As a first-time cat owner, you’re probably surprised and worried to see your furball go crazy sniffing, rolling over and rubbing against everything that you have just cleaned with bleach, right from the floor, carpets, mops to your hands, even if you have washed them thoroughly.
You may be wondering what’s wrong with your pet? Well, this is a very common reaction and nothing to be worried about.
- Do Cats Like the Smell of Bleach?
- Main Reasons Why Cats Like the Smell of Bleach
- Is Bleach Harmful to Cats?
- Symptoms of Bleach Poisoning
- My Cat Has Consumed Bleach, What Should I Do?
- Ways to Prevent Bleach Poisoning
- Safety Precautions to Follow When Using Bleach
- Safer Bleach Alternatives for Cleaning
- Parting Thoughts
Well, as surprised as you are to see your feline’s reaction to the smell of bleach, you would be further surprised to know that your cat loves the smell of bleach and so he is acting the way he is.
And, this reaction is the same as when cats are exposed to catnip. So, you may ask, “why does my cat have a strange reaction whenever he smells bleach?”
According to experts, this reaction of felines to bleach is probably because of the chemical structure of the bleach. Bleach is essentially sodium hypochlorite, which decomposes to release chlorine, as well as other compounds. These probably act like pheromones that trigger a hormonal response in cats such as drooling, purring and rolling around.
Cats have a highly developed complex sense of smell and when they smell bleach, it may trigger a biological and hormonal reaction that causes them to behave the way that they do. The main reasons why cats love the smell of bleach include:
The most probable reason why your cat likes the smell of bleach is that the scent is similar to the sex hormones, which gets your pet all excited and he begins to purr, drool, rub himself against things and roll around.
The chemicals contained in the bleach may trigger a reaction in your cat similar to catnip. The effect is drug like, altering your pet’s brain chemistry so that he experiences a temporary high.
The smell of the bleach may remind your cat of an intruder. Since cats are territorial, they think that the intruder or another cat is trying to enter their territory and so they begin marking their territory by rubbing on everything to claim the area.
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The simple answer to this is “yes, bleach is toxic to cats.” However, this essentially depends on the type of bleach and how your pet has consumed the product. There are many different types of bleach that are used in households and the difference between these products lies in the amount of chlorine contained in each product.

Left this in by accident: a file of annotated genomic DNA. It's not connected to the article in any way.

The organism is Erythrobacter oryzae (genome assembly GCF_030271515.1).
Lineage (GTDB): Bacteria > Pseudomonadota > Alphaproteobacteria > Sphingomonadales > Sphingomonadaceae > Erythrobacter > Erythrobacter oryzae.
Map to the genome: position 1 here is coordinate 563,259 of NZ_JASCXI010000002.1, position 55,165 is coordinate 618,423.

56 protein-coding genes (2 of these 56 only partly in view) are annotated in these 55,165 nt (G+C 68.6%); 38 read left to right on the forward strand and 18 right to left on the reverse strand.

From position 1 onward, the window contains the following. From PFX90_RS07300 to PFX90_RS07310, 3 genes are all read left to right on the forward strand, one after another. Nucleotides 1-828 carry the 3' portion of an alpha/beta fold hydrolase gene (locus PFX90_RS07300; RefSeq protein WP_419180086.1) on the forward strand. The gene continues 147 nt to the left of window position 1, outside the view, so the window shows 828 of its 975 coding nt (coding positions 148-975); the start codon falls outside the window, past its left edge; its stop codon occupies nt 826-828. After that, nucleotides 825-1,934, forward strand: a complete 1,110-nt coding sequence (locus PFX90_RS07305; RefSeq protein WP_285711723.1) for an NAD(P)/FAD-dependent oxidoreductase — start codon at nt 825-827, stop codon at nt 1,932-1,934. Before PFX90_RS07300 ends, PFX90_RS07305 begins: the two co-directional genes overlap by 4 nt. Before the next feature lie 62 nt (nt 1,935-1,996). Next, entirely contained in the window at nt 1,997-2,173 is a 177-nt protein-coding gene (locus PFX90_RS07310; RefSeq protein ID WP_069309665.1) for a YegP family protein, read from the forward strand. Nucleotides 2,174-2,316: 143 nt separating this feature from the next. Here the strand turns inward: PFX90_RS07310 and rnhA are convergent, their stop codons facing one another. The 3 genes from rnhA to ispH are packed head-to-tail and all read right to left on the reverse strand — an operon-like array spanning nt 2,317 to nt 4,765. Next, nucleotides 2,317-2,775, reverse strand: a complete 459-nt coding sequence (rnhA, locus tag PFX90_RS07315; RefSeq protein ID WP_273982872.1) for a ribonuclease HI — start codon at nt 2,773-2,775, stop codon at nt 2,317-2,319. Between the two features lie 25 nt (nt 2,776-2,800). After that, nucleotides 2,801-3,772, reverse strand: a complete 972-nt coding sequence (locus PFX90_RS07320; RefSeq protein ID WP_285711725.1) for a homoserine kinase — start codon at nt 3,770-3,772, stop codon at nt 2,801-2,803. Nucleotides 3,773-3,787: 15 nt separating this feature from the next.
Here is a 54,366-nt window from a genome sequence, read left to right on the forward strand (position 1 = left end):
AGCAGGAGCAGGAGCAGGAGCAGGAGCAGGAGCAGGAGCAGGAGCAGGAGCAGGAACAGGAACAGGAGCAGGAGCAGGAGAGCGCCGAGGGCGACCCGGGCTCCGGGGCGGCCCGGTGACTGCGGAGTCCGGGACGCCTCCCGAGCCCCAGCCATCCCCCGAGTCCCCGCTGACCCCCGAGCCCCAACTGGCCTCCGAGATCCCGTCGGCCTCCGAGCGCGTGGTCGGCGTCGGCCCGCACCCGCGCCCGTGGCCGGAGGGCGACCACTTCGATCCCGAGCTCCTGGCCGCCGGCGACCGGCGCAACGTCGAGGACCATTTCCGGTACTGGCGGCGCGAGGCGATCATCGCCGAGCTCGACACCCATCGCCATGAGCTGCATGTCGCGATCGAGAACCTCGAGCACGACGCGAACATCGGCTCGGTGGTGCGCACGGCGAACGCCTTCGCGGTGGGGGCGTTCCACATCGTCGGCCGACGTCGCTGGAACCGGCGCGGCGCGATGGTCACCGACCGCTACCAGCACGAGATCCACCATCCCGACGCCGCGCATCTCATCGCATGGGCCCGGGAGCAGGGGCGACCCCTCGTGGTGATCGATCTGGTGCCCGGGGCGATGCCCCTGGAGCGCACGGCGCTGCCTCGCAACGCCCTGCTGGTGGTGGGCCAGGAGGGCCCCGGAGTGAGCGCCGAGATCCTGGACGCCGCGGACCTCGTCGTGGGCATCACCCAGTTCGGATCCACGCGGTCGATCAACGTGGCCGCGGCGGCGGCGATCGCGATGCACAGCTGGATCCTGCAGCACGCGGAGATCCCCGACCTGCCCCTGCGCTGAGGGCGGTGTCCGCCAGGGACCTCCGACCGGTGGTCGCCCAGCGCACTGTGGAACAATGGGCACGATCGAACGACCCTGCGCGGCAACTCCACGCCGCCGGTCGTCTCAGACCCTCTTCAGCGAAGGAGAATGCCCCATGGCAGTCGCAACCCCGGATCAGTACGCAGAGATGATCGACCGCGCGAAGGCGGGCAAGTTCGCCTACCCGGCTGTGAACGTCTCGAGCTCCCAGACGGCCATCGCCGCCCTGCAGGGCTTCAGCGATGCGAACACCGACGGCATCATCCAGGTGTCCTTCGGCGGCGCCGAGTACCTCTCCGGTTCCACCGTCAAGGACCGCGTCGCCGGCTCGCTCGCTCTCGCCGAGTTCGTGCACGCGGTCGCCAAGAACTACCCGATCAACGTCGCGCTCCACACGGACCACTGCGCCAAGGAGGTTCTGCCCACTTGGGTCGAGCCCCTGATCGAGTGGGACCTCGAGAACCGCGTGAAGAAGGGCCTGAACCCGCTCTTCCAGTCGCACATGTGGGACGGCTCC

However, despite the type of bleach, all of them are attractive to your cat because of the irresistible smell of chlorine and at the same time, all of them are dangerous for your pet too. If your pet smells the bleach or touches it, then this is harmless to your cat.
However, if the bleach gets into your pet’s eyes, if your cat licks or consumes a lot of bleach then it can lead to some serious consequences that may require immediate medical attention.
If your feline pal has consumed bleach, you may notice a strong smell of bleach or chlorine in the area. Your cat may be rolling around and purring. Here are some symptoms of bleach poisoning including skin irritation, stomach pain, vomiting, excessive drooling, sore throat and you may notice white patches or discoloration of the fur around your pet’s mouth and paws.
If your cat has swallowed bleach and is displaying some or all of the above symptoms, don’t panic. Here are some tips on how to treat the symptoms:
- Firstly, you should try and determine what kind of bleach your pet has swallowed. If he has consumed a very small amount of diluted bleach, then you may be able to treat your pet’s symptoms at home. However, if you’re not sure about the kind of bleach your pet has ingested, then it is better to take him to the vet immediately.